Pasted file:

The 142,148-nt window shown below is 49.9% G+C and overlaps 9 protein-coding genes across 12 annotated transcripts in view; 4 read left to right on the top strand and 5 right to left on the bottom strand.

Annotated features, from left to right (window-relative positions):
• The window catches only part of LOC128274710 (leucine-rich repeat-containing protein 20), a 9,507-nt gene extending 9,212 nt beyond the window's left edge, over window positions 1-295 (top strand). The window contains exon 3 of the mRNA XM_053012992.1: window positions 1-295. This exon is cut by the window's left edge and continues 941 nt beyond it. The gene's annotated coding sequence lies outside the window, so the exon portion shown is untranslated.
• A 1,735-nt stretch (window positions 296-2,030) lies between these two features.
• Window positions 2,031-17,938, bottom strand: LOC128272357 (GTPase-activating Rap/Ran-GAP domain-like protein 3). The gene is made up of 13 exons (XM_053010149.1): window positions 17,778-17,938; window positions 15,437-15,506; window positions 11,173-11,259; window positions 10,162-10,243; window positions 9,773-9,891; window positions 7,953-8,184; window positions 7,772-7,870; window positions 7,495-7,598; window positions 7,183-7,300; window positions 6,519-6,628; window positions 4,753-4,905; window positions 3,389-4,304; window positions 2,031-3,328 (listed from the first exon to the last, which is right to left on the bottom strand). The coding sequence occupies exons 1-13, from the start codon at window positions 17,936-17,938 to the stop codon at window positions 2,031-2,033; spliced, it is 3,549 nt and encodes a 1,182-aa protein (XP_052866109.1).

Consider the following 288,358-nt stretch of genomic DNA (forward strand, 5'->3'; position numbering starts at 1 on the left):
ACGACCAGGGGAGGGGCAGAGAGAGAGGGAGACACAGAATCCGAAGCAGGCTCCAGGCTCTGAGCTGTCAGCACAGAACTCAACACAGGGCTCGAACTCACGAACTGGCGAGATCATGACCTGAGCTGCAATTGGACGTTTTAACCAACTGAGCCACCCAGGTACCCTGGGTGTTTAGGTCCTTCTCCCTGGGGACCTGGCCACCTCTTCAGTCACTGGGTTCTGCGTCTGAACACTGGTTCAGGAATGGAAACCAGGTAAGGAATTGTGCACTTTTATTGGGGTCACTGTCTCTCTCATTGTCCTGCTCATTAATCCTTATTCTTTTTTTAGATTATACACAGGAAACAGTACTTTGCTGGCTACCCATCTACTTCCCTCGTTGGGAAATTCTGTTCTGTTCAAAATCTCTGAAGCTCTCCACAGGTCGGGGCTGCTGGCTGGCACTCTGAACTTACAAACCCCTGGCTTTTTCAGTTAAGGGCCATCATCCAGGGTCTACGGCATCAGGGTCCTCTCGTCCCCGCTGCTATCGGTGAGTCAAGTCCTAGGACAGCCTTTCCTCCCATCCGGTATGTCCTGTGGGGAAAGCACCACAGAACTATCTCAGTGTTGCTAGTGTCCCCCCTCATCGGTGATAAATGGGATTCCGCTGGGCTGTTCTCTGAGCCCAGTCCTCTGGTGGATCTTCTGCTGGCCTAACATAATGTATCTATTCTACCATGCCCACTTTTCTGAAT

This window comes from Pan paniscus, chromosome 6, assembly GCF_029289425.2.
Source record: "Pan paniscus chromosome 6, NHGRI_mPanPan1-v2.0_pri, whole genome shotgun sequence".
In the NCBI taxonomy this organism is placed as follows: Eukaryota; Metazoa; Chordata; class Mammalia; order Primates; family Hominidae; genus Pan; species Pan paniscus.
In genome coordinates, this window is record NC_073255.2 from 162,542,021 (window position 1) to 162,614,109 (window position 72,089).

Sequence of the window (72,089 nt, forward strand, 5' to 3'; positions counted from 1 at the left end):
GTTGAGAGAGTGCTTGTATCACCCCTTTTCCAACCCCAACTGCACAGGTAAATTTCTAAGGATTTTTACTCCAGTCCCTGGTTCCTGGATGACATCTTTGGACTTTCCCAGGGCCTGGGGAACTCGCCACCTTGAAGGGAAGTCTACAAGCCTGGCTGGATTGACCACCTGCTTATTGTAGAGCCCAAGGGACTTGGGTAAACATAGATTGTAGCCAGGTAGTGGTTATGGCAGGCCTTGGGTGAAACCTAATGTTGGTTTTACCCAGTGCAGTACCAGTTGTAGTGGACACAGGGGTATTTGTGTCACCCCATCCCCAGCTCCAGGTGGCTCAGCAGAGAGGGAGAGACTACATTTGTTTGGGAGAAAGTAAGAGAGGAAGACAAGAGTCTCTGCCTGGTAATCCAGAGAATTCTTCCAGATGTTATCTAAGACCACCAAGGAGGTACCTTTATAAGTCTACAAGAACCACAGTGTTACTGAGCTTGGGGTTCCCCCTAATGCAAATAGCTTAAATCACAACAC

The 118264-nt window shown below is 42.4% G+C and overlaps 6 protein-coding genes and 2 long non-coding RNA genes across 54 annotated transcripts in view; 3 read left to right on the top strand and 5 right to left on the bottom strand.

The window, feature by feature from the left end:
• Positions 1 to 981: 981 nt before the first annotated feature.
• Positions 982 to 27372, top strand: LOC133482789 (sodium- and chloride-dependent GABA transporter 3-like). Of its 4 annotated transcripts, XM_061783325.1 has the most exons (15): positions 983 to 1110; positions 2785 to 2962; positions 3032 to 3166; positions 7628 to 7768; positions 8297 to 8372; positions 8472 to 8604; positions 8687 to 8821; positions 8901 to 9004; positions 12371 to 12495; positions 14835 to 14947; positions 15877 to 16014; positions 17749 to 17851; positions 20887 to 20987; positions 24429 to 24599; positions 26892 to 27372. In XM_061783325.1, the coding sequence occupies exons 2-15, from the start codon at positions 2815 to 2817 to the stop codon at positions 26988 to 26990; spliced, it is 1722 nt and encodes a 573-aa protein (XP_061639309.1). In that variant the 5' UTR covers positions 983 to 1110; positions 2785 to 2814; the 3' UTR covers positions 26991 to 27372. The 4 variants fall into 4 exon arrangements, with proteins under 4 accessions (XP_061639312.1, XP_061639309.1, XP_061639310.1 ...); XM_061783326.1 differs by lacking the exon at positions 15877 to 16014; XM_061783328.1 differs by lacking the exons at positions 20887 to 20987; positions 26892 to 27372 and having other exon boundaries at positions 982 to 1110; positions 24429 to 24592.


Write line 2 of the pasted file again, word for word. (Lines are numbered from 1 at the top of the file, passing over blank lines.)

Annotated features, from left to right (window-relative positions):